I was exceedingly delighted with the waltz, and also with the polka. These differ in name, but there the difference ceases—the dances are precisely the same. You have only to spin around with frightful velocity and steer clear of the furniture. This has a charming and bewildering effect. You catch glimpses of a confused and whirling multitude of people, and above them a row of distracted fiddlers extending entirely around the room. The waltz and the polka are very exhilarating—to use a mild term—amazingly exhilarating.
Nothing occurred to mar the joyousness of the occasion. The party was very select except myself and Col. Williams; the candy was not burned; the Governor sat down on a hot stove and got up again with great presence of mind; the dancing was roomy and hilarious, and fun went to waste. Henceforward my principles are fixed. I am a stern and unwavering advocate of “candy-pulls.”
There was a slight conflagration in Mr. Helm’s office yesterday morning—at least I was told so by my friend, the reporter for the Virginia Union, who is not very reliable. He also stated that no damage was done; but I don’t put much confidence in what he says.
The ladies have not smiled much on this Legislature, so far. Thirty-two of our loveliest visited the halls night before last, though, which is an encouraging symptom. I cannot conscientiously say they smiled, however, for the Revenue bill was before the House. This cheerful subject is calculated to produce inward jollity, but the same is not apt to blossom into smiles on the surface. The ladies were well pleased with the night session, though—they enjoyed it exceedingly—in many respects it was much superior to a funeral.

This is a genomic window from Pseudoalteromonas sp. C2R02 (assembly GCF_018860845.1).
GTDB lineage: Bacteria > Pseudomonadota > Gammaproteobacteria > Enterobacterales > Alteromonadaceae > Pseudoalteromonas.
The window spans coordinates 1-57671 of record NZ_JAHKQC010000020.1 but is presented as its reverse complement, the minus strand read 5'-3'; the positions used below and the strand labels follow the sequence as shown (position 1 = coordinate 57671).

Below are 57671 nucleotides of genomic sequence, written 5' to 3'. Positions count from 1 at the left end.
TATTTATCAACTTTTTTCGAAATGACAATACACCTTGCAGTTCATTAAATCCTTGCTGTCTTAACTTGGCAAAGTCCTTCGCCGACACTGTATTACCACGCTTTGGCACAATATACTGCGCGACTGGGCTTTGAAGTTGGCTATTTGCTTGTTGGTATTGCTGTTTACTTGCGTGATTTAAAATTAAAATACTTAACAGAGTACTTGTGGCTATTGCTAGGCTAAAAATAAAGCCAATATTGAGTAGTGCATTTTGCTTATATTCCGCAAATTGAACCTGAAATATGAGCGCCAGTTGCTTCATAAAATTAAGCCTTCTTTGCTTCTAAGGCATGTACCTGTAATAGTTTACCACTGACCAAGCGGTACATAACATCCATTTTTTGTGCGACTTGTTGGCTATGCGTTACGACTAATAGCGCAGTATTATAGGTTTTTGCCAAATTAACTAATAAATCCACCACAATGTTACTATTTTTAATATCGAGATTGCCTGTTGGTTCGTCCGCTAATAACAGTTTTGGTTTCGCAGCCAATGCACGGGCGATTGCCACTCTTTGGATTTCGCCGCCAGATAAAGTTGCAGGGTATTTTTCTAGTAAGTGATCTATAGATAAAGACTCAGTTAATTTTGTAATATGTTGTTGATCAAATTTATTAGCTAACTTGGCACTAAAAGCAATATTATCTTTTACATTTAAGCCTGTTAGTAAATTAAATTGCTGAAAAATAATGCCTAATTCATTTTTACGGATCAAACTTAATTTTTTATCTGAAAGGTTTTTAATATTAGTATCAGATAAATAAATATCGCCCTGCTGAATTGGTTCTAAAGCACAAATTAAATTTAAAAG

The Revenue bill was finished up last night, and in the name and at the request of the members, I invite all the ladies in town to call again, at any time, either day or night session. That Revenue bill was one of those nonsensical general public concerns that we are not used to; but the fun will be resumed right away, now that we are back on our regular toll roads again.
I went down to Empire City yesterday to see the Eagle Fire Company try their new engine (by the way, you have, so far, neglected to mention either the machine or the company in your paper). They first threw an inch and a quarter stream over Dutch Nick’s hotel, and then a three-quarter inch stream over the liberty pole. This brought cheers from the multitude (there were many ladies there from neighboring cities). The boys grew excited and ambitious. Several ladies passed by, wearing the new fashioned light-house bonnets.
The Eagles, in their madness, attempted to throw a half-inch stream over those bonnets. They puffed their cheeks and strained every nerve; there was a moment of painful suspense, as the pearly column went towering toward the clouds—then a long, loud, reverberating shout, as it bent gracefully and went over, without touching a feather! But the engine broke.
If McCluskey, of the Delta Saloon, could send me a reporter’s cobbler—an unusually long one—I think it would relieve my cold.